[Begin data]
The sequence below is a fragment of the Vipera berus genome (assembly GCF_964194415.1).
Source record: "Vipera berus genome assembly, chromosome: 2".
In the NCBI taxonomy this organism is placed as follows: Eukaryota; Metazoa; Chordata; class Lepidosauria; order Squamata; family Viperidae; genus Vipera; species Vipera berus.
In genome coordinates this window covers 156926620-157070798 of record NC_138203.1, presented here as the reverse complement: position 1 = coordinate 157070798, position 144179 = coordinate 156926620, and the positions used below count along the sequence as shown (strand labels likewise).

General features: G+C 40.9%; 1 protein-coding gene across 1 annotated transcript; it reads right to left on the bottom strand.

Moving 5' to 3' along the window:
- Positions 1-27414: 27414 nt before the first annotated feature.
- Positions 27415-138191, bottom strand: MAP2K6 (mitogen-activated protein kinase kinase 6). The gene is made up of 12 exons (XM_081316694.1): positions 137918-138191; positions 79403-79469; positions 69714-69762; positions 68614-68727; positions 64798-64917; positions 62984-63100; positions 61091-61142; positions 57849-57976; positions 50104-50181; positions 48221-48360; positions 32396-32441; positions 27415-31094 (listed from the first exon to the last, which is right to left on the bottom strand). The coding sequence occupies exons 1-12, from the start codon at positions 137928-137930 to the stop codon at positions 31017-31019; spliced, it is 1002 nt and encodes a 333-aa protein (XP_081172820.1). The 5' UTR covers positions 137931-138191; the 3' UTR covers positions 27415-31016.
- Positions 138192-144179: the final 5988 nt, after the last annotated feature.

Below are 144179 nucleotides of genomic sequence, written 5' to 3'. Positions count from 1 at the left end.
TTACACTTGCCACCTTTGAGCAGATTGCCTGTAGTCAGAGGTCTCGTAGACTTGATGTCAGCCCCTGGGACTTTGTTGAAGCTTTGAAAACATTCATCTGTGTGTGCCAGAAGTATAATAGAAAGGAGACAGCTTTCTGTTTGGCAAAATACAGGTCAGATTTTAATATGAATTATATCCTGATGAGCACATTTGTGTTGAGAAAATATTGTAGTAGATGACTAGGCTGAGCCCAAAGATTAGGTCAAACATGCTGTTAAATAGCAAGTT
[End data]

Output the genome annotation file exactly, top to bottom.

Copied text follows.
The sequence below is a fragment of the Vipera berus genome (assembly GCF_964194415.1).
Source record: "Vipera berus genome assembly, chromosome: 2".
In the NCBI taxonomy this organism is placed as follows: Eukaryota; Metazoa; Chordata; class Lepidosauria; order Squamata; family Viperidae; genus Vipera; species Vipera berus.
In genome coordinates this window covers 156926620-157070798 of record NC_138203.1, presented here as the reverse complement: position 1 = coordinate 157070798, position 144179 = coordinate 156926620, and the positions used below count along the sequence as shown (strand labels likewise).

General features: G+C 40.9%; 1 protein-coding gene across 1 annotated transcript; it reads right to left on the bottom strand.

Moving 5' to 3' along the window:
- Positions 1-27414: 27414 nt before the first annotated feature.
- Positions 27415-138191, bottom strand: MAP2K6 (mitogen-activated protein kinase kinase 6). The gene is made up of 12 exons (XM_081316694.1): positions 137918-138191; positions 79403-79469; positions 69714-69762; positions 68614-68727; positions 64798-64917; positions 62984-63100; positions 61091-61142; positions 57849-57976; positions 50104-50181; positions 48221-48360; positions 32396-32441; positions 27415-31094 (listed from the first exon to the last, which is right to left on the bottom strand). The coding sequence occupies exons 1-12, from the start codon at positions 137928-137930 to the stop codon at positions 31017-31019; spliced, it is 1002 nt and encodes a 333-aa protein (XP_081172820.1). The 5' UTR covers positions 137931-138191; the 3' UTR covers positions 27415-31016.
- Positions 138192-144179: the final 5988 nt, after the last annotated feature.

Below are 144179 nucleotides of genomic sequence, written 5' to 3'. Positions count from 1 at the left end.
TTACACTTGCCACCTTTGAGCAGATTGCCTGTAGTCAGAGGTCTCGTAGACTTGATGTCAGCCCCTGGGACTTTGTTGAAGCTTTGAAAACATTCATCTGTGTGTGCCAGAAGTATAATAGAAAGGAGACAGCTTTCTGTTTGGCAAAATACAGGTCAGATTTTAATATGAATTATATCCTGATGAGCACATTTGTGTTGAGAAAATATTGTAGTAGATGACTAGGCTGAGCCCAAAGATTAGGTCAAACATGCTGTTAAATAGCAAGTT